Officers from the Council’s Trading Standards team, Humberside Police, the Home Office, Equans, the Community Safety Partnership and the Gangmasters and Labour Abuse Authority (GLAA) have carried out a number of visits to small businesses in North East Lincolnshire as part of Operation Esoteric.
The routine visits, which were carried out on Tuesday 17 October, looked at working conditions and employee pay processes.
Operation Esoteric was set up earlier this year to tackle modern slavery in the workplace, looking at working conditions and checking whether employees were receiving pay slips, being paid in line with the minimum wage, and were not working excessive hours.
Speaking after the visits, Councillor Ron Shepherd, portfolio holder for safer and stronger communities at North East Lincolnshire Council, said:
“These visits are part of our work with Humberside Police and other partner agencies including the Home Office, to tackle poor working conditions and other element of modern slavery.
“We want to work closely with businesses and the public to eradicate poor working conditions, illegal treatment of workers and, of course, modern slavery.
“I’d like to thank our partners in the Police, the Home Office, Equans, Trading Standards and the Gangmasters and Labour Abuse Authority for their support on this work.
“Residents are our eyes and ears, and I really encourage people to recognise the signs of poor working environments and of modern slavery because it affects all of us, it shouldn’t be happening, and residents can report it.”
Humberside Police Detective Sergeant Richard Kirk from the MSHT team said:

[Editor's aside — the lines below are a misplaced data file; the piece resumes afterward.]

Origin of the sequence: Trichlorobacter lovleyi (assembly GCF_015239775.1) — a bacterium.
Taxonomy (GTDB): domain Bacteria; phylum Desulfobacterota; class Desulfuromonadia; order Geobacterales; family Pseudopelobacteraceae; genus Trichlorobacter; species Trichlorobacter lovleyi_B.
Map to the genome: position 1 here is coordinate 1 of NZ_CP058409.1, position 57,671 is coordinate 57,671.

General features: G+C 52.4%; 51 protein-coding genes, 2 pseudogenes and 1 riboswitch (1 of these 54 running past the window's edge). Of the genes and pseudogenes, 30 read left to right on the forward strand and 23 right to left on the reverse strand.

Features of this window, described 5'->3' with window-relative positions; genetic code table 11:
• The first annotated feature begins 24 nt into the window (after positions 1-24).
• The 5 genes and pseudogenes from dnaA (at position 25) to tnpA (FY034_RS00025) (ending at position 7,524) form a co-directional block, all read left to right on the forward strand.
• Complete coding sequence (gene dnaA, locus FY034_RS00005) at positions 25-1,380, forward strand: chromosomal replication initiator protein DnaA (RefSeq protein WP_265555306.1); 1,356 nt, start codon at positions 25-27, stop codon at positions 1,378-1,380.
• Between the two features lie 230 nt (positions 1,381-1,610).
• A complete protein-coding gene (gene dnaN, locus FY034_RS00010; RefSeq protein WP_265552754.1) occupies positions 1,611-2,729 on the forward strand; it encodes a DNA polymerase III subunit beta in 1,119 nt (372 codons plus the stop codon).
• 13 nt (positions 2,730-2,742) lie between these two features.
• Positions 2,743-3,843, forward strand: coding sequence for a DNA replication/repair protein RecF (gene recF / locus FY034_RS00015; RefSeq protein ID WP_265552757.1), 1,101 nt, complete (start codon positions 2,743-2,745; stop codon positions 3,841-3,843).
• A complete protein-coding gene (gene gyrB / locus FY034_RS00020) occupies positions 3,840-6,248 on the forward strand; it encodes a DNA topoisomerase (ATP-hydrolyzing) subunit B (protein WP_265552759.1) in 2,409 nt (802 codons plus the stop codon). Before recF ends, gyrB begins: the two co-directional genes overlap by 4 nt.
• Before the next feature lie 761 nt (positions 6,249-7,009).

“These days of action are really important and form part of our on-going commitment to ensure slavery and the exploitation of people in our communities is prevented, as well as raising awareness of the issues around slavery and exploitation.
“During the day of action, numerous businesses were visited, we also spoke to over 20 workers about their rights as an employee in the workplace and, thankfully, no offences were identified.
“By engaging with these businesses, we can ensure that workers are not being exploited. Speaking to owners and managers, we have the opportunity to discuss employment laws and the exploitation of people directly.
“We are committed to not only helping, but preventing, victims of modern slavery and with the intelligence from our communities, we are able to safeguard those at risk of exploitation.
“We would encourage anyone with any concerns about people they feel may be being exploited or forced into working to contact us on our non-emergency number of 101, or 999 in an emergency. Alternatively, you can contact the Modern Slavery Helpline on 08000 121700.”
To report a suspected case of modern slavery, you can call the Modern Slavery Helpline on 0800 0121 700, or report online at www.modernslaveryhelpline.org/report.
To find out more about the signs of modern slavery, visit: www.gla.gov.uk/publications/resources.